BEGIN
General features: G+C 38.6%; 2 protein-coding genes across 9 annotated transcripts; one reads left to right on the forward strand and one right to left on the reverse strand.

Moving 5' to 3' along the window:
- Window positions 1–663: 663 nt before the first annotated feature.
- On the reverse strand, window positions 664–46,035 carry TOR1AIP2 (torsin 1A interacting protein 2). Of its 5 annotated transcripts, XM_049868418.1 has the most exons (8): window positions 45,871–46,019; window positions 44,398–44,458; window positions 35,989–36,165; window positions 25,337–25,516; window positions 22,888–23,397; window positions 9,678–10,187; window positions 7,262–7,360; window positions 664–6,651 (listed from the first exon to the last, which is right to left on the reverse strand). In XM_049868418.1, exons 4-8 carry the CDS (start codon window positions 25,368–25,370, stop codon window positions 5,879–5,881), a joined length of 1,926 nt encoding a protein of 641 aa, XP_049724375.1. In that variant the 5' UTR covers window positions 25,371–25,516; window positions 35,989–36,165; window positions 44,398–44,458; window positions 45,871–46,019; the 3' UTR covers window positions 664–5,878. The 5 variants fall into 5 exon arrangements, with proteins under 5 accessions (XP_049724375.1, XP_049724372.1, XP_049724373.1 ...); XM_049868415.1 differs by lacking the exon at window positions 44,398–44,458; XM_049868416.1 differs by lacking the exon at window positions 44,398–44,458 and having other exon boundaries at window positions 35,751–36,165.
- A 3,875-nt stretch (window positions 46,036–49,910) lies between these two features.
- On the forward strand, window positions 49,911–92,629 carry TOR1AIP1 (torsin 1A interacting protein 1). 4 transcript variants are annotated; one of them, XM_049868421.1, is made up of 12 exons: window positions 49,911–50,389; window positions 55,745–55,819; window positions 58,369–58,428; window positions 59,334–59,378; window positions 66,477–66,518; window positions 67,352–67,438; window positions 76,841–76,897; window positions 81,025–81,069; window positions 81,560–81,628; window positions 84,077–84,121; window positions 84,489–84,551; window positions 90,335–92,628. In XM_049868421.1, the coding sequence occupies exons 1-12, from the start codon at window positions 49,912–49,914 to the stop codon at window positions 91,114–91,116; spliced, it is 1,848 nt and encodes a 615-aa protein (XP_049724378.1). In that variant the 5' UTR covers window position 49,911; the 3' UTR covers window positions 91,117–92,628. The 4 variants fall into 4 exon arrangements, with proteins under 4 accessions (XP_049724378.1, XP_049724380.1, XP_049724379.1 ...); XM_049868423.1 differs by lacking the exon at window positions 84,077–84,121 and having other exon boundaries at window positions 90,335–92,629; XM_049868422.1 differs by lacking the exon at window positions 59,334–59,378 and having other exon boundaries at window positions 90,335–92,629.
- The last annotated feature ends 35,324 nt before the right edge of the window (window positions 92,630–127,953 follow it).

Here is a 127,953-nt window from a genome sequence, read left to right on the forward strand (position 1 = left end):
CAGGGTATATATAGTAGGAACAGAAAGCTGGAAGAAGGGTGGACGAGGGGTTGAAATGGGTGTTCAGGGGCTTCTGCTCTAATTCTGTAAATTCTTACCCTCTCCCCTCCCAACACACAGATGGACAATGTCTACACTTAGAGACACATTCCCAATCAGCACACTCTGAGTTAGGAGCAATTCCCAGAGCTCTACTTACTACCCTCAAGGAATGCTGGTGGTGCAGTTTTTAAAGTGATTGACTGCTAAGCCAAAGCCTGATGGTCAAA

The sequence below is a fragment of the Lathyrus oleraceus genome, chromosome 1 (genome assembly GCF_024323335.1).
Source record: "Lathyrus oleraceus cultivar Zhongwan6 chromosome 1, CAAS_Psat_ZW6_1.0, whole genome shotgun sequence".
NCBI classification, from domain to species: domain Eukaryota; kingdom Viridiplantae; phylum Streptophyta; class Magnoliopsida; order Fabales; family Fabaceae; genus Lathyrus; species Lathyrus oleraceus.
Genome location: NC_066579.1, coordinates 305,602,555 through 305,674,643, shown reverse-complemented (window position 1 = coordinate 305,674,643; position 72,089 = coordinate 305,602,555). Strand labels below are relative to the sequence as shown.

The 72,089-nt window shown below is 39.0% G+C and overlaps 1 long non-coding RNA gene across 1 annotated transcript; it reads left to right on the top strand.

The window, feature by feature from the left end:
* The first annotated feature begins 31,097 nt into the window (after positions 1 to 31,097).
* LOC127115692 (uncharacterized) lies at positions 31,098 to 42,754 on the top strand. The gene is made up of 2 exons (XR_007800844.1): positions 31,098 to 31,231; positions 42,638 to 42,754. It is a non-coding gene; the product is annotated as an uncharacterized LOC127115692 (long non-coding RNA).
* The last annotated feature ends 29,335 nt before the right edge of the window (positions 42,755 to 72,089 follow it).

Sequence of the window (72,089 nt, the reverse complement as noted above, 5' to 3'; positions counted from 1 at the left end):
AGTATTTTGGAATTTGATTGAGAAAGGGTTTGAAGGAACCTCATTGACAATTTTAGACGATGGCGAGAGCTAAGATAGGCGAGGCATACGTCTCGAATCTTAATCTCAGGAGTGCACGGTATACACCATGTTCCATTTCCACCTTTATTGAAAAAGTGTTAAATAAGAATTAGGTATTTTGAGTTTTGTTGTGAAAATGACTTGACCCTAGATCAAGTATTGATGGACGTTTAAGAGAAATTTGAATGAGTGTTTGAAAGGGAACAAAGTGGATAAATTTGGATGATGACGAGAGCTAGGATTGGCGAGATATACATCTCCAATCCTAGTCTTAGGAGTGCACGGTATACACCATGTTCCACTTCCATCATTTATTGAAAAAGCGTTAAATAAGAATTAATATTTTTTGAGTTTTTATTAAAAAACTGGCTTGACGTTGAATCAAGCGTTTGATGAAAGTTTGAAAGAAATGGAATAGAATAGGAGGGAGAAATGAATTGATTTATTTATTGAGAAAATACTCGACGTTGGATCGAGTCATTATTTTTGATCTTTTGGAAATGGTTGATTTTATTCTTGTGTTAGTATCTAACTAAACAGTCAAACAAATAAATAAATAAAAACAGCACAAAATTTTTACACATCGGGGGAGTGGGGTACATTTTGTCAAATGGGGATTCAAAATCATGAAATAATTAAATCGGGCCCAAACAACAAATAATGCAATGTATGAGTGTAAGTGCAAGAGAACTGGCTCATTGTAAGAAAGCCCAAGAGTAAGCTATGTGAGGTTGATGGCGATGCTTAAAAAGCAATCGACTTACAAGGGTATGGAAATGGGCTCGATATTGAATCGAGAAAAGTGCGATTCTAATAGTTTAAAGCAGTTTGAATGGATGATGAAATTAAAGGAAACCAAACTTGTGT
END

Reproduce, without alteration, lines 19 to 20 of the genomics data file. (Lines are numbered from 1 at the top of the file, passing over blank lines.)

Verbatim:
Sequence of the window (72,089 nt, the reverse complement as noted above, 5' to 3'; positions counted from 1 at the left end):
AGTATTTTGGAATTTGATTGAGAAAGGGTTTGAAGGAACCTCATTGACAATTTTAGACGATGGCGAGAGCTAAGATAGGCGAGGCATACGTCTCGAATCTTAATCTCAGGAGTGCACGGTATACACCATGTTCCATTTCCACCTTTATTGAAAAAGTGTTAAATAAGAATTAGGTATTTTGAGTTTTGTTGTGAAAATGACTTGACCCTAGATCAAGTATTGATGGACGTTTAAGAGAAATTTGAATGAGTGTTTGAAAGGGAACAAAGTGGATAAATTTGGATGATGACGAGAGCTAGGATTGGCGAGATATACATCTCCAATCCTAGTCTTAGGAGTGCACGGTATACACCATGTTCCACTTCCATCATTTATTGAAAAAGCGTTAAATAAGAATTAATATTTTTTGAGTTTTTATTAAAAAACTGGCTTGACGTTGAATCAAGCGTTTGATGAAAGTTTGAAAGAAATGGAATAGAATAGGAGGGAGAAATGAATTGATTTATTTATTGAGAAAATACTCGACGTTGGATCGAGTCATTATTTTTGATCTTTTGGAAATGGTTGATTTTATTCTTGTGTTAGTATCTAACTAAACAGTCAAACAAATAAATAAATAAAAACAGCACAAAATTTTTACACATCGGGGGAGTGGGGTACATTTTGTCAAATGGGGATTCAAAATCATGAAATAATTAAATCGGGCCCAAACAACAAATAATGCAATGTATGAGTGTAAGTGCAAGAGAACTGGCTCATTGTAAGAAAGCCCAAGAGTAAGCTATGTGAGGTTGATGGCGATGCTTAAAAAGCAATCGACTTACAAGGGTATGGAAATGGGCTCGATATTGAATCGAGAAAAGTGCGATTCTAATAGTTTAAAGCAGTTTGAATGGATGATGAAATTAAAGGAAACCAAACTTGTGT